Littleman: The importance of a narrow issue in the Texas abortion ban

For many observers, the case concerning the new Texas abortion law that the Supreme Court heard on Monday was a collateral incident, the main incident of Dobbs v. Jackson Women’s Health Organization’s “relatively narrow” and “mere procedural nature”. “Footnote, the event will be in December and may overturn Rowe’s game against Wade once and for all.

But in fact, what happened on Monday is far from Roy’s footnote.

For the record:

November 10, 2021 at 1:45 pmThis article incorrectly states that no one has been prosecuted under SB 8. Two such lawsuits have been filed.

The Texas law, known as SB 8, raises basic questions that go far beyond abortion and involve the core of judicial power and constitutional rules. The justices now have the opportunity—and they seem likely to accept it—to express heartening recognition of citizens’ ability to go to federal courts to challenge the country’s efforts to deprive them of their constitutional rights.

The focus of the hearing on Monday was the singular execution mechanism written in SB 8. Chief Justice John G. Roberts Jr. rightly called the plan “unprecedented” when first encountered in court, and was an invention of dissatisfied anti-abortion advocates trying to eviscerate Roe. They want to prevent women and abortion providers from going to court to fight their clearly unconstitutional legislation-SB 8 prohibits abortion after about 6 weeks of pregnancy, instead of the 20 weeks (up to viability) guaranteed by current laws.

Essentially, the drafters of S​​B 8 found a loophole in the 100-year-old Supreme Court doctrine based on a case involving the state attorney general named Edward Young, that is, Ex parte Young. It provides a way to prohibit unconstitutional state regulations without violating “sovereign immunity.” “Sovereign immunity” usually protects states from prosecution. The solution imposed by the court is a balancing act: challengers can prevent state officials, not the state itself, from enforcing dubious laws until the constitutional issue is resolved.

SB 8 demonically upends unilateral young people. It specifically prohibits state officials from having any relationship with the enforcement of the law. Instead, ordinary citizens sue (and may receive a $10,000 bounty) against anyone they believe has obtained or provided an abortion after the prescribed restrictions.

In other words, SB 8 is designed so that no entity can prohibit it, and there is no way to freeze the law and force it to enter judicial review. Indeed, if a woman (or clinic) is sued under the law, she can defend herself through constitutional arguments, and the law may be challenged as a result. But no such lawsuit has been filed, and the threat of a $10,000 reward and the short period of seeking abortion have almost shut down the state’s procedures.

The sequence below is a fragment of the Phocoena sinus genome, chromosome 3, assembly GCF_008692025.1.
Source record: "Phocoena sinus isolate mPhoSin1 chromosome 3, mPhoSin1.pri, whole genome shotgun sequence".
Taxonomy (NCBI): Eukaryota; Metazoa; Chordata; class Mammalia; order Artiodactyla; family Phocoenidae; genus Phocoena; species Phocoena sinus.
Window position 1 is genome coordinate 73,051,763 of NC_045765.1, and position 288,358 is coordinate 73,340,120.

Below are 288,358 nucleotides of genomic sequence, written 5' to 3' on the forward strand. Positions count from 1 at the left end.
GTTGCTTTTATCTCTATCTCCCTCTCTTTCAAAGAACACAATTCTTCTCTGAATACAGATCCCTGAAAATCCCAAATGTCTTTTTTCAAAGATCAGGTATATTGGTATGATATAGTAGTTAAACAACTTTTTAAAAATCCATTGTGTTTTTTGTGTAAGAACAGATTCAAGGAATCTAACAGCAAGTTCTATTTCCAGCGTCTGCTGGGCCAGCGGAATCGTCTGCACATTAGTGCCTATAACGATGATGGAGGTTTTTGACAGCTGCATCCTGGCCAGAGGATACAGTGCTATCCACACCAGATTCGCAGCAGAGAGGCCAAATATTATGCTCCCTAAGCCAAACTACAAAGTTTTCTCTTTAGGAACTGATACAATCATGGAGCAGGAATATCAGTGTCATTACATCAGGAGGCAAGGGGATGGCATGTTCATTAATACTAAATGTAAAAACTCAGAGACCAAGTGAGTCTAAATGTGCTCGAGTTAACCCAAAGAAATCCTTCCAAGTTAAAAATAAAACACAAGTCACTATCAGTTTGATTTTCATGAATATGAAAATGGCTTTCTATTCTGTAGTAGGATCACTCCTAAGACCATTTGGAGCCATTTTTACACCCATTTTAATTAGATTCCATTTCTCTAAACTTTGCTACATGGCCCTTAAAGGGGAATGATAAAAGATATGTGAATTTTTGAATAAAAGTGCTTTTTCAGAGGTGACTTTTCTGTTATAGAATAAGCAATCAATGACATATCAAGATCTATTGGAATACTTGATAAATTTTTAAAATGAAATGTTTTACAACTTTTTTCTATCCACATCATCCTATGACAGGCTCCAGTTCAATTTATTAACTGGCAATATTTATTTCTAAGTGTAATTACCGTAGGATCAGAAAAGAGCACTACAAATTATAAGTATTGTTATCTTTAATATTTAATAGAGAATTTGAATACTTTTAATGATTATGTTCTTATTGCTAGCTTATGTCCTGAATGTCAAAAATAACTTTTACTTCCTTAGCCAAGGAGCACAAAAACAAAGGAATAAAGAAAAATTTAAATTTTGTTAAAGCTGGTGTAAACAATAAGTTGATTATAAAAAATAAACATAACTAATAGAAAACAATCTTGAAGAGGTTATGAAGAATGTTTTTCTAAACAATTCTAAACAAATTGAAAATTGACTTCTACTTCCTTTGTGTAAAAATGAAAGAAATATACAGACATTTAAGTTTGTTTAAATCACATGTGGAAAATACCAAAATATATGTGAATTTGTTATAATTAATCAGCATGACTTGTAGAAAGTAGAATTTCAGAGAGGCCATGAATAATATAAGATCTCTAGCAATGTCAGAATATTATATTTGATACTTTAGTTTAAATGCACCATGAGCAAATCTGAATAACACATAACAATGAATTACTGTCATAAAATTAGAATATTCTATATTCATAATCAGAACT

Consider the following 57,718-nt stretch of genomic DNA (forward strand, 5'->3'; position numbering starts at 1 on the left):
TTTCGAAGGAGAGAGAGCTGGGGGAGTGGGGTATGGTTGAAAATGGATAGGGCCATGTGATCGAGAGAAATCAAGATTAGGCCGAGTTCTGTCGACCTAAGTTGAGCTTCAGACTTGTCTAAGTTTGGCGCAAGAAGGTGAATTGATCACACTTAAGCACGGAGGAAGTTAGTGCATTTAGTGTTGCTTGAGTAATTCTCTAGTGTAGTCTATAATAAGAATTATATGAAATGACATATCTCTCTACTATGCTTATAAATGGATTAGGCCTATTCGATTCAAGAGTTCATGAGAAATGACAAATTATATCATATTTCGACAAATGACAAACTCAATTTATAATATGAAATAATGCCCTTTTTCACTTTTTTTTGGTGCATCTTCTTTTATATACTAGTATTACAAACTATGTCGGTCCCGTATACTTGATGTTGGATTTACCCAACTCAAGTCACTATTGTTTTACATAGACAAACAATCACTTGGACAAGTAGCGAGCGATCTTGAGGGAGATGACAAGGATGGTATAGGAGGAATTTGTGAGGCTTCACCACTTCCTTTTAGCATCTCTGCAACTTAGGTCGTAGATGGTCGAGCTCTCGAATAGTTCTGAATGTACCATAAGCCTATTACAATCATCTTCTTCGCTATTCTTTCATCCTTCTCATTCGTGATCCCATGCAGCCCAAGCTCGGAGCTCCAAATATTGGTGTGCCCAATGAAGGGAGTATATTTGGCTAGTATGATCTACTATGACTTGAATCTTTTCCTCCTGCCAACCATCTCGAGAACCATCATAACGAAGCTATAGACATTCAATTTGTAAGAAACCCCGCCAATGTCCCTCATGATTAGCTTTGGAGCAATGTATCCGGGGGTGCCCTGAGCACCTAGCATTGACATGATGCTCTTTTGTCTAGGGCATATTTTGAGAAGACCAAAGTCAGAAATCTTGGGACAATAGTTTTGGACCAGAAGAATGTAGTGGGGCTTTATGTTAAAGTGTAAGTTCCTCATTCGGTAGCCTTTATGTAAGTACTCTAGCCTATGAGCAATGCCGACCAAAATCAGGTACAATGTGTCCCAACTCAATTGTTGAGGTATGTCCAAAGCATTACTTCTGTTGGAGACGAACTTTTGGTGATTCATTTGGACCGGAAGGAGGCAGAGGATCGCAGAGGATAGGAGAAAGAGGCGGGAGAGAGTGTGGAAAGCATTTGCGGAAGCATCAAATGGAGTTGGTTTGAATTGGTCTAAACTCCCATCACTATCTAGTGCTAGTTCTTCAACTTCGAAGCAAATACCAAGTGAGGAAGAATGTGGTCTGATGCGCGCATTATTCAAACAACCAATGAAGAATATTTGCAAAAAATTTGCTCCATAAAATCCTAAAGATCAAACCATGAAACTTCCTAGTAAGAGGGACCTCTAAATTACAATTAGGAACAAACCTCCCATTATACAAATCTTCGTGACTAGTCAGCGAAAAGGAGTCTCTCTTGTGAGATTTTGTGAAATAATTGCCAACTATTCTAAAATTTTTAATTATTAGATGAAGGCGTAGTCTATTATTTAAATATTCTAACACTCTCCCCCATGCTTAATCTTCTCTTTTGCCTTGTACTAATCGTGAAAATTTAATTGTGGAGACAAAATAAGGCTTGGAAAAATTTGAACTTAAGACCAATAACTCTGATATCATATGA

As long as SB 8 is in effect, anti-abortion fanatics in Texas can sneer at the Supreme Court and Roe. This is the land law: neener neener.

Monday’s hearing is the second hearing of the court at SB 8. It refused to stay in September, but it almost gave up on the novelty of the plan that no one banned. But this week, at least two justices who were at a loss before—Amy Connie Barrett and Brett M. Kavanaugh—seem to remember that they were members of the U.S. Supreme Court and were charged. Have the ultimate responsibility to explain what the law is and to protect the constitutional rights of citizens. Barrett and Kavanaugh’s recognition of the constitutional right to abortion is reluctant at best, and they have no Texas justification.

As Kavanaugh said in the oral argument: “So the question becomes, should we extend the unilateral Yang principle to substantially close [the Texas] Loopholes? … The whole range of unilateral youth”-whose purpose is to provide a way to challenge unconstitutional state laws-“It can be said that this principle should be extended here. “

very true.

The conservative judges appointed by President Trump have begun to dangerously push the courts to the right so that most people can enforce opinions that are seriously inconsistent with the views of the legal profession and the majority of citizens. This is detrimental to both the court and the country.

But the tone of Monday’s questioning is comforting, at least in terms of principles that transcend red and blue politics. Roberts, the three liberal justices, and Cavano and Barrett are likely to do what Yi Fang Yang did in 1908-to create a doctrine that supports the foundations of our system: Federal law is supreme, and the courts can review and order unconstitutional Of the law.

In fact, this result is obviously a correct response to the novelty of Texas, so that it is difficult to see the three most conservative justices-Neil M. Gorsuch, Clarence Thomas, and Samuel A. Alito Jr.-What is the basis for possible opposition.

Regardless of the end result, opinions, not juggling or footnotes, will become the opinions of the book.

@Harry Litman

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